The Little Emperor – Part 2 – Causes and Treatment

Recently, I had dinner with a group of women who happen to be mothers of children between the ages of five and twelve. The topic focused on the eating habits of your children and I realized that your main concern was the ways and means for your child to gain weight. They are all mothers of active, intelligent and healthy children. But the need for a child with chubby cheeks seemed to be universal.

I could sympathize. Although I am a doctor myself, for the first five years of my son’s life I was no different, until I realized that healthy eating was more important than simply eating large amounts.

In India, it is common for mothers to succumb to their children’s demands for unhealthy food in an effort to get them to eat something. Very few mothers of supposedly “thin” children are aware of the dangers of having an overweight child.

Interestingly, the “common” Indian term to discreetly describe an obese person is “healthy.”


In Western countries, childhood obesity is more prevalent among the lower socioeconomic groups, who lack knowledge of healthy eating and do not have the means and time to cook healthy food. In India, the opposite is true.

Rising urban wealth has brought with it the curse of eating disorders. Families now have money to buy cleverly advertised fast foods, “trendy” meals, and elegantly packaged crunchy snacks (as well as an unfortunate inability to say “no” to their children)

According to Dr. Vikram Mardhekar, a practicing pediatrician in Mumbai, the number of Indian children suffering from obesity has tripled in the last twenty years and continues to rise. The Obesity Foundation, India, currently puts the number of obese children at 15%, making it one of the most common childhood diseases.

CAUSES of OBESITY in childhood

How often do you face seeing your child lying in front of a screen (television, computer, etc.) eating an unhealthy snack and not playing outside? This unhealthy eating habit coupled with lack of physical activity results in childhood obesity.

  1. The increased availability and ‘fascination’ for junk food, high calorie, low nutrition foods is responsible for children eating the wrong type of food at a crucial time in their lives. Pizzas, hamburgers, sandwiches containing processed ingredients, fried foods, chocolates, sodas, etc., are now available everywhere.
  2. Family outings are routinely made to places, which primarily serve tasty, readily available and relatively “cheap” food. The refrigerators are also stocked with high calorie food or junk food such as cakes, chocolates, ice cream, etc. Thus, children grow up eating these foods on a regular basis and becoming addicted to them.

3. In cities, this is also combined with lack of physical activity for a variety of reasons. Increased time in front of television, sedentary games such as computer games, lack of open spaces to play, loss of play time due to increased study time are all responsible for countless ways of producing a child. you can’t spend enough calories playing games.

THE ROLE OF THE FAMILY in treating and preventing childhood obesity.

Childhood obesity must be addressed proactively. Children of obese parents tend to be obese at a young age. Therefore, it is vital to address this as a family.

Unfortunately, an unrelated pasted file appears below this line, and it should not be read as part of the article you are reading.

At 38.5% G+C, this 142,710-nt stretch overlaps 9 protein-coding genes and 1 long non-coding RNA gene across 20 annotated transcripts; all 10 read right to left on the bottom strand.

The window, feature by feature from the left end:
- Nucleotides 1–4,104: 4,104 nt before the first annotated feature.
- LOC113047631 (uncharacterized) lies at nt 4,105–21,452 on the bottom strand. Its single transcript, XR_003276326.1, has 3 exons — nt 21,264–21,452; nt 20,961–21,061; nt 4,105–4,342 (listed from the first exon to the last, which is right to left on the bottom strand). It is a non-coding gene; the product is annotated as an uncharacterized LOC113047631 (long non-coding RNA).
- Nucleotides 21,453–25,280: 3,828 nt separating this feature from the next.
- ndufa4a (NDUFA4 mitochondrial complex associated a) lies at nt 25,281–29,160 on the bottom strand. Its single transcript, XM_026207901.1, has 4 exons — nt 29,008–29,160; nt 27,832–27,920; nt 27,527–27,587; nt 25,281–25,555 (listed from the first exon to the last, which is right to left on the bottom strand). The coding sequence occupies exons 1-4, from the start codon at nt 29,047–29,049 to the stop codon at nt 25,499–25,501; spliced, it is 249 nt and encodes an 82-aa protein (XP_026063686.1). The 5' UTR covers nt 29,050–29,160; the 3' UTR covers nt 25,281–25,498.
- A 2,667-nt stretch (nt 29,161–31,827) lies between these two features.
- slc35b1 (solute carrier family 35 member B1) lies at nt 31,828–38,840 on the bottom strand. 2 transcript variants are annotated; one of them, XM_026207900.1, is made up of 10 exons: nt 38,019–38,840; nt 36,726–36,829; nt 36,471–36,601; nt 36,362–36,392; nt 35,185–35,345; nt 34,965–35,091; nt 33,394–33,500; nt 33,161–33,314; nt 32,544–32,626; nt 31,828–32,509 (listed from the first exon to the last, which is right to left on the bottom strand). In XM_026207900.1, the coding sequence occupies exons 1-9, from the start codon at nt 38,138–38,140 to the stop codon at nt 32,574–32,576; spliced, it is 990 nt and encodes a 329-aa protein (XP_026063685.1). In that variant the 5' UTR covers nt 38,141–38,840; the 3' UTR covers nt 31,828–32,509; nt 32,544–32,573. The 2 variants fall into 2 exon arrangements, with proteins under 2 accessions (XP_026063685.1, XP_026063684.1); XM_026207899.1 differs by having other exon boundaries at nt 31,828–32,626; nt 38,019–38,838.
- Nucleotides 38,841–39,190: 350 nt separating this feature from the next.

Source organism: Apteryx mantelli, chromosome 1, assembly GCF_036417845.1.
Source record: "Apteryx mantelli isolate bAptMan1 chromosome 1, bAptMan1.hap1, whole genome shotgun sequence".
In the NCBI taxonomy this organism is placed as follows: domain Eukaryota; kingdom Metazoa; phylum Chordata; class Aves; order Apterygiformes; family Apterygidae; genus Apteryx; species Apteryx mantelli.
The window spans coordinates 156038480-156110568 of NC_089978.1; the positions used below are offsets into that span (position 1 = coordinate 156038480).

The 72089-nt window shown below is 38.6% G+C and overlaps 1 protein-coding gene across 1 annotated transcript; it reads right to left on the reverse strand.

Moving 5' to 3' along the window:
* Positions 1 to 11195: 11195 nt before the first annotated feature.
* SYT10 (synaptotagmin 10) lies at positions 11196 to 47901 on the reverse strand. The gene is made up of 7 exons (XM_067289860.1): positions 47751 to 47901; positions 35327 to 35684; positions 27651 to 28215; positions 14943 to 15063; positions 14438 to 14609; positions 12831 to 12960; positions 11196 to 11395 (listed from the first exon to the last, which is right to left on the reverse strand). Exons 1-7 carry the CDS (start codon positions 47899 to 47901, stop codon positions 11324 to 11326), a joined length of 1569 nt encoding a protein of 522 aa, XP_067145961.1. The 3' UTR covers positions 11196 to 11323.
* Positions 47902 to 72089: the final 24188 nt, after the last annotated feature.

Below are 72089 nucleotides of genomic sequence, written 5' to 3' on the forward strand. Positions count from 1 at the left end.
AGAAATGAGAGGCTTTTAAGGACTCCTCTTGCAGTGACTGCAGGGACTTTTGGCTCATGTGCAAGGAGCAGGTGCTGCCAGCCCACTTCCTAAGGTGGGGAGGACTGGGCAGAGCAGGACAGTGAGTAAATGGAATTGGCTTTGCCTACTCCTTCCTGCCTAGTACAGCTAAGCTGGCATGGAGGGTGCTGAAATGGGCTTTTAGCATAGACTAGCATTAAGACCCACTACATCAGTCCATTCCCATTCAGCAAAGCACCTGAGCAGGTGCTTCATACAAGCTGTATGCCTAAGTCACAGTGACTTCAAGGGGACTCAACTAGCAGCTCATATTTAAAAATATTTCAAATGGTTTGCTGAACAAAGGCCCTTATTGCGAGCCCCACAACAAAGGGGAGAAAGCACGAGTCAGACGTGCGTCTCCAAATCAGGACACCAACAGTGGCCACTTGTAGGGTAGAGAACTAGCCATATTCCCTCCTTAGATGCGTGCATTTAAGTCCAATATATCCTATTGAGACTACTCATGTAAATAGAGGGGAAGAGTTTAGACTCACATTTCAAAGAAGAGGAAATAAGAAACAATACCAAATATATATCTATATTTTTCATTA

Restricting screen time to one hour per day (television, computers, video game consoles, mobile phone games), increased physical activity, and intake of freshly cooked nutritious food are the triad through which you can fight childhood obesity. Eating together as a family without television is very important. Banning television in children’s rooms also works.

The maternal instinct dictates that a child should be fed until full to the brim, but the emphasis on quality is more important than quantity. Eating a balanced homemade meal prepared in the traditional way with all the essential nutrients is essential. Parents should lead by example by eating healthy foods and exercising, as children of obese parents are twice as likely to be overweight.

ROLE OF TEACHERS (and school)

Teachers are often the heroes of many young children, and the approval of a beloved classroom teacher is often very important. Therefore, a teacher’s advice and warning is often heeded, when a parent may be ignored. Therefore, teachers play an important role in shaping a child’s attitude towards eating, exercise, and physical activity in early childhood and can be an important cornerstone in raising a healthy child. Schools must also have strict rules about what foods are allowed on lunch breaks or served in cafeterias.

OBESITY – A problem of the present and the future

In a keynote address, US First Lady Michelle Obama stated that she was pledging to fight obesity in children in a campaign called “Let’s Move.” In the US, the severity of this problem – nearly a third of American children are obese and another third are overweight – has prompted government initiatives. Junk food ads will be discouraged (Disney is doing this) and strict laws are being passed on presenting the correct composition of packaged foods. Foods (run by Walmart) will make choices easier for busy shoppers.

As we are a long way from such an organized attack on obesity, Indian parents and schools must remember that they are the arbiters of their children’s future food choices and cultivate eating habits accordingly.

While we reap the benefits of globalization, let’s avoid its negative effects on our diet and health.

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